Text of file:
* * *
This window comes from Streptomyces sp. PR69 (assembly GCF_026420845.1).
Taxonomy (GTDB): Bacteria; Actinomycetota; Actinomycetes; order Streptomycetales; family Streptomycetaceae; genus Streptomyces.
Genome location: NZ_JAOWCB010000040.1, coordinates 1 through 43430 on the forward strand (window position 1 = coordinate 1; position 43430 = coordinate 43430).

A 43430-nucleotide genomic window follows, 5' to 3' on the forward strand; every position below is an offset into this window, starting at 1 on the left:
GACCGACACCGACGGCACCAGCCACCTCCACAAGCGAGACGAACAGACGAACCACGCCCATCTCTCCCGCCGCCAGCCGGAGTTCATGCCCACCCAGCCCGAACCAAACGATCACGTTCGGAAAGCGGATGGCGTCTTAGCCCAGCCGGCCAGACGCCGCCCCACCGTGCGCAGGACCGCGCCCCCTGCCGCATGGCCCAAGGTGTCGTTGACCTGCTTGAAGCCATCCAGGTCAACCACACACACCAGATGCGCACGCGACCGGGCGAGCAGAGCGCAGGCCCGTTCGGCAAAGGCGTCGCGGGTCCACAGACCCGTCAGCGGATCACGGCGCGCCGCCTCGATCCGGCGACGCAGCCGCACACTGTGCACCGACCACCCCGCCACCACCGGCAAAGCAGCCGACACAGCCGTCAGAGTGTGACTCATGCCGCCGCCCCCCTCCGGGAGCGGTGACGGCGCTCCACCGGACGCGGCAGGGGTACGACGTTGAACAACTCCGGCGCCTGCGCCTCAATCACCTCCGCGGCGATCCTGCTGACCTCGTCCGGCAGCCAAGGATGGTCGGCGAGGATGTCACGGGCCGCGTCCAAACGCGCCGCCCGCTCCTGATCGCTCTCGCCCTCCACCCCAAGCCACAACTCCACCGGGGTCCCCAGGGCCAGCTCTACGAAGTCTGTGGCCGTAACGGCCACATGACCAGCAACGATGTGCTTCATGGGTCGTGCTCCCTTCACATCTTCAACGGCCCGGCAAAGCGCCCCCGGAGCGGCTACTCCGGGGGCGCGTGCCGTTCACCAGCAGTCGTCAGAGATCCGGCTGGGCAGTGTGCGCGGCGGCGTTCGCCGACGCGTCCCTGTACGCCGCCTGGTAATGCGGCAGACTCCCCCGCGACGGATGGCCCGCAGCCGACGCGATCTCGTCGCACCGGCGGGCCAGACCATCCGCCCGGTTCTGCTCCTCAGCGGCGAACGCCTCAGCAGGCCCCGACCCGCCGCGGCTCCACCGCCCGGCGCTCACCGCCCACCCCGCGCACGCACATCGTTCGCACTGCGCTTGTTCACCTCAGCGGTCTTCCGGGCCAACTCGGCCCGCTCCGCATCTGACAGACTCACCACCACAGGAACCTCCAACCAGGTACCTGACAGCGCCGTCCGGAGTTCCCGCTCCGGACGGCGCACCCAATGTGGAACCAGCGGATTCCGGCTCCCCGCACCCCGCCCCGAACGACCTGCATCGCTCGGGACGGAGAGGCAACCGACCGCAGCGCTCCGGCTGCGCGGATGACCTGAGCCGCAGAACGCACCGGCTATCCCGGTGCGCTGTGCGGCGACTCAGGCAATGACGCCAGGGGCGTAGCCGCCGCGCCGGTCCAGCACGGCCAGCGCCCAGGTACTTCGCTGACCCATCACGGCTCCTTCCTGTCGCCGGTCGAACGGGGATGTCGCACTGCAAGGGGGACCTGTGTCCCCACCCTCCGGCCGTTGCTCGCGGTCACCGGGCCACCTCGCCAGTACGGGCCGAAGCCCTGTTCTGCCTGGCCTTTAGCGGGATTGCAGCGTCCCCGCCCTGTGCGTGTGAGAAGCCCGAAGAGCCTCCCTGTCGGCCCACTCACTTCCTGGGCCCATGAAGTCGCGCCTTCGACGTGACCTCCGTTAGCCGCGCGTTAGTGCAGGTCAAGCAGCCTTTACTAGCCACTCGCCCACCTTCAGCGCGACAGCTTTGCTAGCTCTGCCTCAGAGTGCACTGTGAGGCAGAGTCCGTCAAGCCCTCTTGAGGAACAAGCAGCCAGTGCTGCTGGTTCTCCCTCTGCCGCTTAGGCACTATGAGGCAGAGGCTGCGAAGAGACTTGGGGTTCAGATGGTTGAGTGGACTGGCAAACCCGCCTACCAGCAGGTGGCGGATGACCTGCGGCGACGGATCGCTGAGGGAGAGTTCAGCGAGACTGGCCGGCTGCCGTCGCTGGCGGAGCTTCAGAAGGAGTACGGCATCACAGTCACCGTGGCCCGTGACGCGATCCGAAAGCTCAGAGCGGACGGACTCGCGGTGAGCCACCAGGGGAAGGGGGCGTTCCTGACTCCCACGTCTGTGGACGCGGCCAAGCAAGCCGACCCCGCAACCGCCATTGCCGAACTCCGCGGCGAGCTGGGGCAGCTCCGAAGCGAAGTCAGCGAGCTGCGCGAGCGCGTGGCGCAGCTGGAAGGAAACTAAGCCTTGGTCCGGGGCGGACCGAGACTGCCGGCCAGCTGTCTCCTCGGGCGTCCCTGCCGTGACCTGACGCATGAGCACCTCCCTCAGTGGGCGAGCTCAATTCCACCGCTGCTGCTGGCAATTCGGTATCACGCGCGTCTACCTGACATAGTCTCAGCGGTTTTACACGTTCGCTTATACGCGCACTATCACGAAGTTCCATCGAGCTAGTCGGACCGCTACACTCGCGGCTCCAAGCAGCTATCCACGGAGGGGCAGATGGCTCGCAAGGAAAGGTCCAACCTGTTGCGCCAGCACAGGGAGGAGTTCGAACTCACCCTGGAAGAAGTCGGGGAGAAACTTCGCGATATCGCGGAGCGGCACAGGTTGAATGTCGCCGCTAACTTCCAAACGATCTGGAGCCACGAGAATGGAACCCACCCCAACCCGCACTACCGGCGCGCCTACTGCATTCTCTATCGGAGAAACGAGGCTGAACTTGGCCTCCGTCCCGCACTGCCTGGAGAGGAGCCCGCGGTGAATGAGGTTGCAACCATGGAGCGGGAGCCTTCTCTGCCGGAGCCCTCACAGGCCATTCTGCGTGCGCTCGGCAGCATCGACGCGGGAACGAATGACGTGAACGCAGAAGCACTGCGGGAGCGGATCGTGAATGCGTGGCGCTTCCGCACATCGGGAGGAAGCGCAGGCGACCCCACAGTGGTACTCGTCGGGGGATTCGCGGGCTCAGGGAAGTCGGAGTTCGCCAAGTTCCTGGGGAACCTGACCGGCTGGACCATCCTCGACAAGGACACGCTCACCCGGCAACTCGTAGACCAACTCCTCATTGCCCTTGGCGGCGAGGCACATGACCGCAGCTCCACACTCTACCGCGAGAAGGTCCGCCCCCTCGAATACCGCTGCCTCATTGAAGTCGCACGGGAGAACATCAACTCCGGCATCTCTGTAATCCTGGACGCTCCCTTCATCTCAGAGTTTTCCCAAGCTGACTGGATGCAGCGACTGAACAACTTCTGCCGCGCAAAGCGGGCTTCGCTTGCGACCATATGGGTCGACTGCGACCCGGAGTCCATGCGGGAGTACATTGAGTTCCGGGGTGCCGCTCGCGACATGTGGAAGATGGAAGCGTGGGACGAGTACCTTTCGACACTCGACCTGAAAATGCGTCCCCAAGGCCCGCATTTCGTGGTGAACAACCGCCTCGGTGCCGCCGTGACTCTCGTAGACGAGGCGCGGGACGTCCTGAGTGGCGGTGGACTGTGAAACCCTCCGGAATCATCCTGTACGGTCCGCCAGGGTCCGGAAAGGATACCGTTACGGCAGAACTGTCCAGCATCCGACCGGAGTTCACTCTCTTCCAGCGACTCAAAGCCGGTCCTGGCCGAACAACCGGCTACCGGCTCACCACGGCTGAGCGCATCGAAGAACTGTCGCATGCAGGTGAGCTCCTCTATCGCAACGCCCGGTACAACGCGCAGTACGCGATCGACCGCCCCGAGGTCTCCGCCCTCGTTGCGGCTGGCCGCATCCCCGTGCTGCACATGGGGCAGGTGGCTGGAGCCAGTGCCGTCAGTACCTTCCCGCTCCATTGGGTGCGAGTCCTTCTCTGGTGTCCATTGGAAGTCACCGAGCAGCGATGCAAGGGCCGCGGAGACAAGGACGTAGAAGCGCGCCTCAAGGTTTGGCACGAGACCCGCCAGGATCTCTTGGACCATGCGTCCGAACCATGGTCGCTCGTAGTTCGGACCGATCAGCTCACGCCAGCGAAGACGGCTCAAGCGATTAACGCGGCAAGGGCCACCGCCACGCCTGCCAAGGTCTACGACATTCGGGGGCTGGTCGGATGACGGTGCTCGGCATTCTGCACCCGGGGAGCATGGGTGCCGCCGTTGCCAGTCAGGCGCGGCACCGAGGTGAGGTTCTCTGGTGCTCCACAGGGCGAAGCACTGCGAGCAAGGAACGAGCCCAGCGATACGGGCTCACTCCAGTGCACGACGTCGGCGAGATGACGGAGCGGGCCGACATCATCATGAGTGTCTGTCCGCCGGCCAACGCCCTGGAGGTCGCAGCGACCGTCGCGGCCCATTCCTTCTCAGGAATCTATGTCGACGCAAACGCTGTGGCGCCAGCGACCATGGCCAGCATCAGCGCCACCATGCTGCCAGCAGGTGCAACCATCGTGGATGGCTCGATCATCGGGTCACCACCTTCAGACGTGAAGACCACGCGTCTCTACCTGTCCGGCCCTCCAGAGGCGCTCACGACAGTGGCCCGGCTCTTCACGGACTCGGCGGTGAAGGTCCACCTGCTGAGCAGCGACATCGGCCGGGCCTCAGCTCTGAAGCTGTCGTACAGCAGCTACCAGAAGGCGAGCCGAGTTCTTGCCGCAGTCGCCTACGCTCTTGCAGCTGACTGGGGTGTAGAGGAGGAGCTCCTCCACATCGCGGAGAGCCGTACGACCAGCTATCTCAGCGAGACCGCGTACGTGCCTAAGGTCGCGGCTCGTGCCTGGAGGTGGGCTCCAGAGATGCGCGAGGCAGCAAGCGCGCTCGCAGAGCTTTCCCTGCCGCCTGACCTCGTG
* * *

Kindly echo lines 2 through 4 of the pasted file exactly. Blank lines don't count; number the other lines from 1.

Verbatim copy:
Taxonomy (GTDB): Bacteria; Actinomycetota; Actinomycetes; order Streptomycetales; family Streptomycetaceae; genus Streptomyces.
Genome location: NZ_JAOWCB010000040.1, coordinates 1 through 43430 on the forward strand (window position 1 = coordinate 1; position 43430 = coordinate 43430).

A 43430-nucleotide genomic window follows, 5' to 3' on the forward strand; every position below is an offset into this window, starting at 1 on the left: